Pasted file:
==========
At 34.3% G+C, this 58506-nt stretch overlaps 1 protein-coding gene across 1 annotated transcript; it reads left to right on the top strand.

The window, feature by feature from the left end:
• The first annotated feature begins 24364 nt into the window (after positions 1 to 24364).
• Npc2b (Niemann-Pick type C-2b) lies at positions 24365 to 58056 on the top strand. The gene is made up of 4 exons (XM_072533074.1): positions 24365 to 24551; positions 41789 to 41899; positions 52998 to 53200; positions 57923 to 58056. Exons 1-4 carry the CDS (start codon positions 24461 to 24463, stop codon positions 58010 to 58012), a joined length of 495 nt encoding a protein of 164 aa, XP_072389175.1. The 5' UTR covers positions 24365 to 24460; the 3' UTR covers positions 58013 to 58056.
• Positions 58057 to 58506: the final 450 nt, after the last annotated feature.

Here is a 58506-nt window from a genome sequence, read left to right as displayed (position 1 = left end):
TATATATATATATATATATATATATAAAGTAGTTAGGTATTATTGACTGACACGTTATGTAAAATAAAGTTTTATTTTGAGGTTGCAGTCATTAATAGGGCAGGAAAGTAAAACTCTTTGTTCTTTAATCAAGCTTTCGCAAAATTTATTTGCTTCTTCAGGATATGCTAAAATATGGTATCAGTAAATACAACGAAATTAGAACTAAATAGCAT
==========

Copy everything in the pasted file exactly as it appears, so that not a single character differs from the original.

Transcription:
At 34.3% G+C, this 58506-nt stretch overlaps 1 protein-coding gene across 1 annotated transcript; it reads left to right on the top strand.

The window, feature by feature from the left end:
• The first annotated feature begins 24364 nt into the window (after positions 1 to 24364).
• Npc2b (Niemann-Pick type C-2b) lies at positions 24365 to 58056 on the top strand. The gene is made up of 4 exons (XM_072533074.1): positions 24365 to 24551; positions 41789 to 41899; positions 52998 to 53200; positions 57923 to 58056. Exons 1-4 carry the CDS (start codon positions 24461 to 24463, stop codon positions 58010 to 58012), a joined length of 495 nt encoding a protein of 164 aa, XP_072389175.1. The 5' UTR covers positions 24365 to 24460; the 3' UTR covers positions 58013 to 58056.
• Positions 58057 to 58506: the final 450 nt, after the last annotated feature.

Here is a 58506-nt window from a genome sequence, read left to right as displayed (position 1 = left end):
TATATATATATATATATATATATATAAAGTAGTTAGGTATTATTGACTGACACGTTATGTAAAATAAAGTTTTATTTTGAGGTTGCAGTCATTAATAGGGCAGGAAAGTAAAACTCTTTGTTCTTTAATCAAGCTTTCGCAAAATTTATTTGCTTCTTCAGGATATGCTAAAATATGGTATCAGTAAATACAACGAAATTAGAACTAAATAGCAT